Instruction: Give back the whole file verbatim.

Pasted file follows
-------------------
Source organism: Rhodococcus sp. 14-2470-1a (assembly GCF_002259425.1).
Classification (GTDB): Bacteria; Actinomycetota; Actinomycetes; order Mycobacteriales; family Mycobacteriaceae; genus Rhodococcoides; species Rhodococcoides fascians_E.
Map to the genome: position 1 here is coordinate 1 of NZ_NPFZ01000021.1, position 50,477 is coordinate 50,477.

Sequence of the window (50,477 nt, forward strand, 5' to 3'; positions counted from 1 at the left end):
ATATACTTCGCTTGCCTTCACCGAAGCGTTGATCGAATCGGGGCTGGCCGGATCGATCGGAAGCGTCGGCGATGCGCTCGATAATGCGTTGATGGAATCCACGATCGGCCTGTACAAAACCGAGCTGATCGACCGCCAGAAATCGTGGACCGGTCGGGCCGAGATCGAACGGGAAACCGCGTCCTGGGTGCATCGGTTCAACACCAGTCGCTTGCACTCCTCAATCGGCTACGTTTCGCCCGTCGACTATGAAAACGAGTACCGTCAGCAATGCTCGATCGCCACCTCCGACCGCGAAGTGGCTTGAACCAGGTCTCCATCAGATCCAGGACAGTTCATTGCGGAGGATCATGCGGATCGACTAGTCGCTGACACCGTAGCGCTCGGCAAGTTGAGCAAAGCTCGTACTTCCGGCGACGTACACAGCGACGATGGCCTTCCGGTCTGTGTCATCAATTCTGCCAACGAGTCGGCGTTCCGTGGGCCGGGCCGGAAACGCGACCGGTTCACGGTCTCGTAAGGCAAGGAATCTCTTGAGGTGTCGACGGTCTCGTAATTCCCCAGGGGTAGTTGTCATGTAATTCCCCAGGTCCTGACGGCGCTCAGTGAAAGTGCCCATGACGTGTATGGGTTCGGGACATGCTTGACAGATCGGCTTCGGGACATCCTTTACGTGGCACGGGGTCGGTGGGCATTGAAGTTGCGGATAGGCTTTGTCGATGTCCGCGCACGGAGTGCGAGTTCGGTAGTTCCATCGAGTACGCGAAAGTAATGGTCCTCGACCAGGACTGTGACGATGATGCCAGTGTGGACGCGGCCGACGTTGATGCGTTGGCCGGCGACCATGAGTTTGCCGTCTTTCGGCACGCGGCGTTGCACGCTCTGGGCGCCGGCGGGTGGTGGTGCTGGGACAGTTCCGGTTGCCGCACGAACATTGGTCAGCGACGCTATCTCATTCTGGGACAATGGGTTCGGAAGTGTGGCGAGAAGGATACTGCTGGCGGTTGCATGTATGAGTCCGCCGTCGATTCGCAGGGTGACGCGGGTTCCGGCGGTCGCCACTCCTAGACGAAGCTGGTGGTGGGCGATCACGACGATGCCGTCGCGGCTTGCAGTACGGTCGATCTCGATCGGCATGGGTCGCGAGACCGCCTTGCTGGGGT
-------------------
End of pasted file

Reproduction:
Source organism: Rhodococcus sp. 14-2470-1a (assembly GCF_002259425.1).
Classification (GTDB): Bacteria; Actinomycetota; Actinomycetes; order Mycobacteriales; family Mycobacteriaceae; genus Rhodococcoides; species Rhodococcoides fascians_E.
Map to the genome: position 1 here is coordinate 1 of NZ_NPFZ01000021.1, position 50,477 is coordinate 50,477.

Sequence of the window (50,477 nt, forward strand, 5' to 3'; positions counted from 1 at the left end):
ATATACTTCGCTTGCCTTCACCGAAGCGTTGATCGAATCGGGGCTGGCCGGATCGATCGGAAGCGTCGGCGATGCGCTCGATAATGCGTTGATGGAATCCACGATCGGCCTGTACAAAACCGAGCTGATCGACCGCCAGAAATCGTGGACCGGTCGGGCCGAGATCGAACGGGAAACCGCGTCCTGGGTGCATCGGTTCAACACCAGTCGCTTGCACTCCTCAATCGGCTACGTTTCGCCCGTCGACTATGAAAACGAGTACCGTCAGCAATGCTCGATCGCCACCTCCGACCGCGAAGTGGCTTGAACCAGGTCTCCATCAGATCCAGGACAGTTCATTGCGGAGGATCATGCGGATCGACTAGTCGCTGACACCGTAGCGCTCGGCAAGTTGAGCAAAGCTCGTACTTCCGGCGACGTACACAGCGACGATGGCCTTCCGGTCTGTGTCATCAATTCTGCCAACGAGTCGGCGTTCCGTGGGCCGGGCCGGAAACGCGACCGGTTCACGGTCTCGTAAGGCAAGGAATCTCTTGAGGTGTCGACGGTCTCGTAATTCCCCAGGGGTAGTTGTCATGTAATTCCCCAGGTCCTGACGGCGCTCAGTGAAAGTGCCCATGACGTGTATGGGTTCGGGACATGCTTGACAGATCGGCTTCGGGACATCCTTTACGTGGCACGGGGTCGGTGGGCATTGAAGTTGCGGATAGGCTTTGTCGATGTCCGCGCACGGAGTGCGAGTTCGGTAGTTCCATCGAGTACGCGAAAGTAATGGTCCTCGACCAGGACTGTGACGATGATGCCAGTGTGGACGCGGCCGACGTTGATGCGTTGGCCGGCGACCATGAGTTTGCCGTCTTTCGGCACGCGGCGTTGCACGCTCTGGGCGCCGGCGGGTGGTGGTGCTGGGACAGTTCCGGTTGCCGCACGAACATTGGTCAGCGACGCTATCTCATTCTGGGACAATGGGTTCGGAAGTGTGGCGAGAAGGATACTGCTGGCGGTTGCATGTATGAGTCCGCCGTCGATTCGCAGGGTGACGCGGGTTCCGGCGGTCGCCACTCCTAGACGAAGCTGGTGGTGGGCGATCACGACGATGCCGTCGCGGCTTGCAGTACGGTCGATCTCGATCGGCATGGGTCGCGAGACCGCCTTGCTGGGGT